Many young members of the Haredi community in Israel are abandoning the ultra-Orthodox lifestyle in favor of living on the margins of society, while the drop-out rate in religious Jewish schools is three times higher than that of state-run institutions, a new study finds.
This phenomenon could explain why many in the ultra-Orthodox sector are choosing to reopen educational institutions, gather in synagogues, and hold mass gatherings despite extremely high infection rates among the sector and in clear violations of health guidelines.
The study was conducted on behalf of the Israel Democracy Institute and included 38 in-depth interviews with the heads of yeshivas and ultra-Orthodox associations and organizations, and education and welfare officials.
According to a number of rabbis and ultra-Orthodox parents who took part in the study, there is an unprecedented number of young people abandoning the community, an issue that was prevalent in the sector even before the pandemic began.
"The ultra-Orthodox youth just fall between the cracks," says Dr. Asaf Malchi, who led the study.
Malchi describes "disconnection, alienation and marginalization" of young people within the ultra-Orthodox community, leading to "delinquency, detachment and many other unhealthy situations."
According to the study, the state has failed in its response to marginalized ultra-Orthodox youth for a range of reasons, including failures by the Education Ministry and the Ministry of Social Affairs and Social Services.
"Young people dropping out of religious institutions is not a phenomenon that began during the coronavirus crisis," says Malchi.
"It is a phenomenon that has existed for many, many years within the ultra-Orthodox society. But the crisis, the closure of yeshivas and partial studies for ultra-Orthodox youth has only intensified and exacerbated the phenomenon.”
Contact with the “outside” world and a sense of boredom have led to "a huge crisis within ultra-Orthodox society,” says Malchi.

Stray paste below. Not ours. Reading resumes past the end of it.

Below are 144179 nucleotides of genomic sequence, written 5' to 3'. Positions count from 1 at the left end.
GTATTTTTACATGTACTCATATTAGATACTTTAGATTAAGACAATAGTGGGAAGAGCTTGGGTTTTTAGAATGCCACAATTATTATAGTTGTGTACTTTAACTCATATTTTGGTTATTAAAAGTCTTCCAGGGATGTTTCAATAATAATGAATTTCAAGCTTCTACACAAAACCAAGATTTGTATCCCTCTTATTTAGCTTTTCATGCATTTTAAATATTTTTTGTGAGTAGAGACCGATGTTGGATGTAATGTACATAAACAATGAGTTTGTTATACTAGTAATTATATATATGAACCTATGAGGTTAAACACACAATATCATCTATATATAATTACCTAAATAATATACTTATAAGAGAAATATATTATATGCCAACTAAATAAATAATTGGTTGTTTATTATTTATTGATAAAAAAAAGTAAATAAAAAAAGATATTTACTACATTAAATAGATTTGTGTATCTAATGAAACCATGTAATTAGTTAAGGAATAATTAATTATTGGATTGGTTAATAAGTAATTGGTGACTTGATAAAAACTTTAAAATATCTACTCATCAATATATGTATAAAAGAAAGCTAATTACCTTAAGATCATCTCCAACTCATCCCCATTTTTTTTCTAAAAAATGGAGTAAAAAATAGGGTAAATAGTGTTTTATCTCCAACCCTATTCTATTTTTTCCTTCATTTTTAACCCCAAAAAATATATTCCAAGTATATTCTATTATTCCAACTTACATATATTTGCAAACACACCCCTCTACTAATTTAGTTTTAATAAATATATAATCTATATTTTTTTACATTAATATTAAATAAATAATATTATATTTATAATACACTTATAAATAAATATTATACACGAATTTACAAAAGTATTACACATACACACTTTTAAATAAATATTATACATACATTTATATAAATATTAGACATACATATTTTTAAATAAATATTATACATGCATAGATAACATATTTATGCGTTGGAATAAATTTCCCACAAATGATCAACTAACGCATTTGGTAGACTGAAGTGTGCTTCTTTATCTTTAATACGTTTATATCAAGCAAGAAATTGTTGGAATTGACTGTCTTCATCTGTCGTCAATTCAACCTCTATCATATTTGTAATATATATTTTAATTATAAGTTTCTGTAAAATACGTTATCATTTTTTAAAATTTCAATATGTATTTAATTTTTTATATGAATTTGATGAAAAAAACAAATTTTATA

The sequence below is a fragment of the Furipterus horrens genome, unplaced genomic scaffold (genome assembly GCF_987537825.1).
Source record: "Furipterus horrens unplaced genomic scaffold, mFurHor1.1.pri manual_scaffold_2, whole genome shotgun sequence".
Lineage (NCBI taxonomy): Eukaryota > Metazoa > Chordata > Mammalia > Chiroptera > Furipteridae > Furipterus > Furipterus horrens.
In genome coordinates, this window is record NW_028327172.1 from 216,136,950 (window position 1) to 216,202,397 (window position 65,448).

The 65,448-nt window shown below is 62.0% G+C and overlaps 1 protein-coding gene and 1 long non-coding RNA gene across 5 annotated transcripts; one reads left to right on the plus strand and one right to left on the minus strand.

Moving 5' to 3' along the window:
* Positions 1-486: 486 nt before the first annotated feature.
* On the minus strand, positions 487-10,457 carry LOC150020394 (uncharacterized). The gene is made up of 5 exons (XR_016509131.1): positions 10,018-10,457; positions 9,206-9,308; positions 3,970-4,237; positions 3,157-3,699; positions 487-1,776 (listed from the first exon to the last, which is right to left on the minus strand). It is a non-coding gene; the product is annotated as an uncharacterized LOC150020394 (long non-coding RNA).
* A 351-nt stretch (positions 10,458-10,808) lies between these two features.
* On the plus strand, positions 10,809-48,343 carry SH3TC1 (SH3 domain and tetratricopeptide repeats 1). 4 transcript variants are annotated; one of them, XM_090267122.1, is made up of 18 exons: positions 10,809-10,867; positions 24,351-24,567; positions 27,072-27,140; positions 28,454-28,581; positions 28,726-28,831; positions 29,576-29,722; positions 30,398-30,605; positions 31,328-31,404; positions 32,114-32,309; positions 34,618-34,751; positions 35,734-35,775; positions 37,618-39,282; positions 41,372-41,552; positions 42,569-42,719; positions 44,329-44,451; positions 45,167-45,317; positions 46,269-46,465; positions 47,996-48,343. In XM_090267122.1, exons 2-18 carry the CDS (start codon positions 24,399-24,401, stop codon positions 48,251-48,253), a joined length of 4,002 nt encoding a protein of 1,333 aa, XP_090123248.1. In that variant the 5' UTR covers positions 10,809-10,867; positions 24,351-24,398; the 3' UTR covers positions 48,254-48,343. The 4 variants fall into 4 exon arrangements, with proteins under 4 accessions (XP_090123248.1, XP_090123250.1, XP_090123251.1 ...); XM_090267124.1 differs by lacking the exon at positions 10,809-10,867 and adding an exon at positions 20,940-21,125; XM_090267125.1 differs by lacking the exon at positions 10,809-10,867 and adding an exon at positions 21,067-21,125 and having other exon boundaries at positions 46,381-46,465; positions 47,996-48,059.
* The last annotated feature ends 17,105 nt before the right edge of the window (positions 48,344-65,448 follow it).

“The ultra-Orthodox community does not give legitimacy to secular education for Haredi teens, and this is one of the great crises facing ultra-Orthodox society today. Therefore, ultra-Orthodox rabbis are insisting on opening yeshivas and Torah studies to prevent this drift away."
Unofficial data shows that 15.20% of all Haredi students have partially dropped out of the ultra-Orthodox educational system and are attending their respective yeshivas only partially.
The distress caused by the crisis has led to extreme statements among the ultra-Orthodox mainstream. For example, by Rabbi Shimon M. who claims the health regulations are a plot by the authorities to harm the ultra-Orthodox way of life.
"I have no doubt that the government and other factors have found the opportunity to disrupt the proper functioning of our yeshivas," the rabbi says. "They simply want to create a situation in which the ultra-Orthodox public is crumbling.”
Rabbi Shlomo B., who works at a small yeshiva highlights focuses on the harm he says is caused by smartphones that "have changed the rules of the game."
“Among the students there is always one who does not necessarily belong to the core of yeshiva, it is he who has a smartphone,” the rabbi says.
“The first time the students see this unclean device they are shocked; the second time the shock abates and they even peek at the screen; the third time they are already asking to hold it. Watching the content on the device drags them like a whirlwind to other undesirable places, and they may even ultimately end up on the street.”
The rabbi also says, however, that smartphones are not necessarily the only issue.
“Take me, for example. I never listened to the radio before. I didn't have time for that. Since the virus broke out I found myself listening to the news every day. This is definitely a side effect of the coronavirus."
Unlike in the yeshiva world of the '90s, the content available from the "outside" world is readily accessible and available to anyone.
"You used to have to travel, change clothes and buy a movie ticket," says Yonatan, who works in a yeshiva in Beit Shemesh.
"Today you can keep your shtreimel and sidelocks and still have access to everything at the push of a button. I met a boy who left the yeshiva next to ours during the pandemic and today he is on the streets."
Malchi has a series of suggestions to deal with the phenomenon of ultra-Orthodox youths abandoning their studies only to find they have no place to go.
One such solution is the establishment of an ultra-Orthodox youth directorate in the Education Ministry, which would provide education and training for Haredi young people wishing to integrate into the general population and the labor market.
“The state has a lot to do to tackle the phenomenon,” says Malchi.
“I have to say that this is a phenomenon that is too big for ultra-Orthodox society to deal with alone. We will see it intensify during this difficult period of the pandemic if left untreated."
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